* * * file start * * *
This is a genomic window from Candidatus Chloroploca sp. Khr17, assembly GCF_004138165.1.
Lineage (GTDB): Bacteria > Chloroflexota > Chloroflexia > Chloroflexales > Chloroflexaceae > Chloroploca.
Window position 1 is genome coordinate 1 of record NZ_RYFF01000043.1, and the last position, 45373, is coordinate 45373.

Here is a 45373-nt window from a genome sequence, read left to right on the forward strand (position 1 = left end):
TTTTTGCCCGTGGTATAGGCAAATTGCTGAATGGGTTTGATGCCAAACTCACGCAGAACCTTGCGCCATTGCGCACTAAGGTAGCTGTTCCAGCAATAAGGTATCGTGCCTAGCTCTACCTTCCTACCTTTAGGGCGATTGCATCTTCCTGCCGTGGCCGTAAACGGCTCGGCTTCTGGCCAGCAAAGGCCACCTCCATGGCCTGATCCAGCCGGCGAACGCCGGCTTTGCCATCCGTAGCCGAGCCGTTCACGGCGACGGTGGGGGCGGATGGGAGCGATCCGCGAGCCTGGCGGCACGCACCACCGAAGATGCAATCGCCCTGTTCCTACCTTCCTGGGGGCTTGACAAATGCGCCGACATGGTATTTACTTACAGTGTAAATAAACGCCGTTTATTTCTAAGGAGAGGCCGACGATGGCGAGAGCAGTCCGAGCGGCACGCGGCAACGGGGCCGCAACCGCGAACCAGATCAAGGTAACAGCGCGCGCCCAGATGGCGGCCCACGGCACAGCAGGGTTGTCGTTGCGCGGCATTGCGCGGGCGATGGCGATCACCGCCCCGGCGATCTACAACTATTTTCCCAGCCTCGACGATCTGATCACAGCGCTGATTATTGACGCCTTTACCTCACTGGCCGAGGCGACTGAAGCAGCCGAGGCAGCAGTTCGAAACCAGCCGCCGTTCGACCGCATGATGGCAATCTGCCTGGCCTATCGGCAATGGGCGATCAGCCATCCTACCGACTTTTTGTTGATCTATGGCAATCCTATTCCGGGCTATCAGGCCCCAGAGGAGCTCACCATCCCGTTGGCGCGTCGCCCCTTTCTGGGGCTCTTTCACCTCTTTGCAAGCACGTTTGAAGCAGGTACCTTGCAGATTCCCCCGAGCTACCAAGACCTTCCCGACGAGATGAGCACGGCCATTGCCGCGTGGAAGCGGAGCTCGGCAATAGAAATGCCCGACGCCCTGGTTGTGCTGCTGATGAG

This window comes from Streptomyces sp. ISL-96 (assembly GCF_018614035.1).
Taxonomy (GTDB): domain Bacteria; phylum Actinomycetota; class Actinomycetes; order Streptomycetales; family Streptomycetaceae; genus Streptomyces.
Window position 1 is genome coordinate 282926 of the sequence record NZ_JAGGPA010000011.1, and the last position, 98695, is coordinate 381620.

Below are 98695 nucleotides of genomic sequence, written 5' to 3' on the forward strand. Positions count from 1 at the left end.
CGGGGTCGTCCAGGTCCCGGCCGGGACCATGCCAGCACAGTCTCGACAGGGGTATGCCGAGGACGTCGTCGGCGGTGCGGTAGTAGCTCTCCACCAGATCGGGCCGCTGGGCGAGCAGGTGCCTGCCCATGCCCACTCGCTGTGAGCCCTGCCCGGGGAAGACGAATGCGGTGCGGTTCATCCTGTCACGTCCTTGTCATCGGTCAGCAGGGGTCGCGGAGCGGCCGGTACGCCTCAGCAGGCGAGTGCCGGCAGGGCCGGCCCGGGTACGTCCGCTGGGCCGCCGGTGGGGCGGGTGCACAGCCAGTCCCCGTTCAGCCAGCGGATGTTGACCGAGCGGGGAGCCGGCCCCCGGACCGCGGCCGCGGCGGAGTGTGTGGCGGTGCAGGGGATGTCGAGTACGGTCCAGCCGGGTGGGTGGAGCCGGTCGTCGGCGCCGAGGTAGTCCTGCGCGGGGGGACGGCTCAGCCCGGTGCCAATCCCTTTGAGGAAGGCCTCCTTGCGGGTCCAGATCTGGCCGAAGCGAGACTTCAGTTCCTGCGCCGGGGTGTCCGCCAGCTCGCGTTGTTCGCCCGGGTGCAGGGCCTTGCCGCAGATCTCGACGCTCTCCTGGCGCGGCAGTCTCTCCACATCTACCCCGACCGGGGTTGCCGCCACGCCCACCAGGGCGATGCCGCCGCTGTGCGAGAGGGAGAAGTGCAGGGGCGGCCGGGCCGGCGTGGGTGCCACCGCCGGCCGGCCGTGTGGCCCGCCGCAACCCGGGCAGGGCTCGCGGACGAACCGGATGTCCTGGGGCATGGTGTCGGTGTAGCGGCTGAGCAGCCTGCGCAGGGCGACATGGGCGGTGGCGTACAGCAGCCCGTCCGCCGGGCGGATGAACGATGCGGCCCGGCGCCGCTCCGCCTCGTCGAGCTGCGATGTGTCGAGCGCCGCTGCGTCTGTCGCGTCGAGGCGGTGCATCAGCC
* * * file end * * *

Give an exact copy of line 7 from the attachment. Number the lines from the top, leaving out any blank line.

Taxonomy (GTDB): domain Bacteria; phylum Actinomycetota; class Actinomycetes; order Streptomycetales; family Streptomycetaceae; genus Streptomyces.